To elucidate the role of AICAR in the cone photoreceptor cells, we performed in vitro experiments using the mouse cone photoreceptor-derived cell line 661W. The levels of phosphorylated and activated AMPK in the cells incubated with either AICAR (0.5 mM or 1 mM) or vehicle in serum-free DMEM for 3 h were confirmed by immunoblot analyses. The level of activated AMPK was increased by AICAR treatment (P < 0.05) (Fig. 3a, b). At the same time point, Tnf-α and Pgc1-α mRNA levels were measured by real-time PCR; Tnf-α levels decreased (P < 0.01) (Fig. 3c) and Pgc1-α levels increased (P < 0.01) (Fig. 3d) from the AICAR treatment.
We demonstrated that cone system function was decreased after LPS injection. This reduction was suppressed by AICAR treatment, although there was no remarkable morphological change in the cone photoreceptor cells. The retina mRNA levels of an inflammatory cytokine, Tnf-α, were increased, and those of a regulator of mitochondrial biogenesis, Pgc1-α, were decreased at the earlier time point after LPS injection. Immunohistochemistry showed that induction of GFAP expression was also suppressed by the time point when cone system dysfunction was recorded. However, AICAR treatment suppressed all these changes in the EIU mice. Furthermore, in the mouse cone photoreceptor-derived cell line 661W, induction of activated AMPK by AICAR decreased Tnf-α mRNA levels and increased Pgc1-α mRNA levels.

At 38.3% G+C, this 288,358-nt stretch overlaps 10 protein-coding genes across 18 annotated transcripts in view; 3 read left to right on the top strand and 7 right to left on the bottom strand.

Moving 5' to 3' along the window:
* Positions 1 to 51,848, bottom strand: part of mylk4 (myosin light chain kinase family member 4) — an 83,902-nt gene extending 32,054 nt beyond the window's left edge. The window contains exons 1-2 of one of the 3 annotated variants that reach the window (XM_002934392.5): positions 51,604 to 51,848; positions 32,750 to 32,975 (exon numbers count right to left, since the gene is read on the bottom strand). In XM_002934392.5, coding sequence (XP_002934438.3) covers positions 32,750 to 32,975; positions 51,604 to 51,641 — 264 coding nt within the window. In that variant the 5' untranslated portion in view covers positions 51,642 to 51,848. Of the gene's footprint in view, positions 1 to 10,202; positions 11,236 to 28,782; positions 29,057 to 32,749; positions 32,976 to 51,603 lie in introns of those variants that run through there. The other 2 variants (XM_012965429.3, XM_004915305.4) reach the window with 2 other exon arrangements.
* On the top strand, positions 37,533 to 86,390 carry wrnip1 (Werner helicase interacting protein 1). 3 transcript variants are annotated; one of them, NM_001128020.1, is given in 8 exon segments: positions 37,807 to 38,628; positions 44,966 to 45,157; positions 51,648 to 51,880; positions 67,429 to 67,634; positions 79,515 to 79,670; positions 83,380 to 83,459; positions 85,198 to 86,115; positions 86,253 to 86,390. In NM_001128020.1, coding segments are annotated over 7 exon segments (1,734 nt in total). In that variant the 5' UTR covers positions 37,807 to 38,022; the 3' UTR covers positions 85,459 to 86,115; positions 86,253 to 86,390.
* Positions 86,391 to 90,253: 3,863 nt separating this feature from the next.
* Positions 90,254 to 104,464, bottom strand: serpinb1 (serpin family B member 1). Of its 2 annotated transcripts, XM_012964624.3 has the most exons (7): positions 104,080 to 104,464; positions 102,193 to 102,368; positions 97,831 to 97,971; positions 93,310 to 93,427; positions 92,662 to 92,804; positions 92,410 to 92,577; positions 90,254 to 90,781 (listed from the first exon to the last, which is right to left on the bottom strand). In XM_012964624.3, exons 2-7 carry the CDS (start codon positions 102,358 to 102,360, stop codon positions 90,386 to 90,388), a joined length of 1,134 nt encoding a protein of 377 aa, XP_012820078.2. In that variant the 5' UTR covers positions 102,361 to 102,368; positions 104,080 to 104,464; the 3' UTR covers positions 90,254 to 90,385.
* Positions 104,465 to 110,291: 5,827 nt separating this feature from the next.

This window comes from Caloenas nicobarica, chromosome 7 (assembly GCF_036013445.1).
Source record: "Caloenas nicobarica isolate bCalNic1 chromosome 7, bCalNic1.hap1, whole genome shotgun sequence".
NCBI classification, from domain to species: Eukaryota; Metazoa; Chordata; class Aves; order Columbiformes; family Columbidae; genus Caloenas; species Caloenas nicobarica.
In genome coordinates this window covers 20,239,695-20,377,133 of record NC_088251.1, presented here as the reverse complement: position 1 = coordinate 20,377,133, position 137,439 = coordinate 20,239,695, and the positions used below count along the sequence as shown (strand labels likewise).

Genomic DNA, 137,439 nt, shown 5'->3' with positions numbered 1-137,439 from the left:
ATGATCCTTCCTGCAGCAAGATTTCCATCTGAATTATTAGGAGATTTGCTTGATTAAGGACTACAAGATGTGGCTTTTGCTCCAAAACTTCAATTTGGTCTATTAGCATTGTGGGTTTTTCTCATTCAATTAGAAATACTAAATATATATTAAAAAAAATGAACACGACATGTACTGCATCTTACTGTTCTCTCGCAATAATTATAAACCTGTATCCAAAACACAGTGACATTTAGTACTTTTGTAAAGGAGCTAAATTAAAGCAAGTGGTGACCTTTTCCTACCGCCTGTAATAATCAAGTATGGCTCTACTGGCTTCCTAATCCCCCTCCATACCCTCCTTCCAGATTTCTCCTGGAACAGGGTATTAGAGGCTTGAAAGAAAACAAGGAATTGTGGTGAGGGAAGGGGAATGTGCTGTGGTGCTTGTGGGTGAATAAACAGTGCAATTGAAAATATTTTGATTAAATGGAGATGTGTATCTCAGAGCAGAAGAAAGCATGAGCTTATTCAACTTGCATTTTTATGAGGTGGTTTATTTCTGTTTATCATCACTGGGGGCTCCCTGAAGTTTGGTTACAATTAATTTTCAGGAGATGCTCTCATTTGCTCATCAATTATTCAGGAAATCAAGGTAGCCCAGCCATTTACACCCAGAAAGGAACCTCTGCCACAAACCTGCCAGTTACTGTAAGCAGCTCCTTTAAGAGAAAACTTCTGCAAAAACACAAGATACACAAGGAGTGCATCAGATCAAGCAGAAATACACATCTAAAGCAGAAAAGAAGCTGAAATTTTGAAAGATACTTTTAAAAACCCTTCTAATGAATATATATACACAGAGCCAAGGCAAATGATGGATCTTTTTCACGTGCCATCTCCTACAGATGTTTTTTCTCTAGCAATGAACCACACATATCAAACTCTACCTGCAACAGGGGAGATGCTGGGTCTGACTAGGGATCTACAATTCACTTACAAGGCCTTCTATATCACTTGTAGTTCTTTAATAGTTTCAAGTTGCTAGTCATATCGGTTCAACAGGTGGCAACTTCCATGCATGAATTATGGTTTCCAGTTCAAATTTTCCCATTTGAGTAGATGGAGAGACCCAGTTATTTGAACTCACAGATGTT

Given that TNF-α-induced neurotoxicity can be mediated by rapid mitochondrial dysfunction , the cone system dysfunction during inflammation may be related to this pathway; in fact, in this study, Tnf-α was induced and Pgc1-α was repressed during the inflammation that caused cone system dysfunction. Moreover, AMPK activation played a direct role in suppressing these effects, suggesting a critical role of activated AMPK. The mechanism suggested by these results is as follows: reduction in activated AMPK may induce an inflammatory cytokine, TNF-α, during inflammation, which would disrupt mitochondrial homeostasis, at least in part, in the cone photoreceptor cells, thereby impairing cone system function during retinal inflammation. AMPK activation may be an intrinsic self-defense mechanism for cone photoreceptor cells to maintain a healthy condition, and any breakdown of this mechanism during inflammation would lead to dysfunction.
Furthermore, the fact that GFAP expression induced during inflammation was also suppressed by AICAR implicates an indirect role for Müller glial cells in the neuroprotective effect on the cone photoreceptor neurons during inflammation. TNF-α can be expressed by both photoreceptors and Müller glial cells . Nonetheless, the present in vitro results suggest a direct effect of AMPK activation, at least in part, in the protection of cone photoreceptor neurons.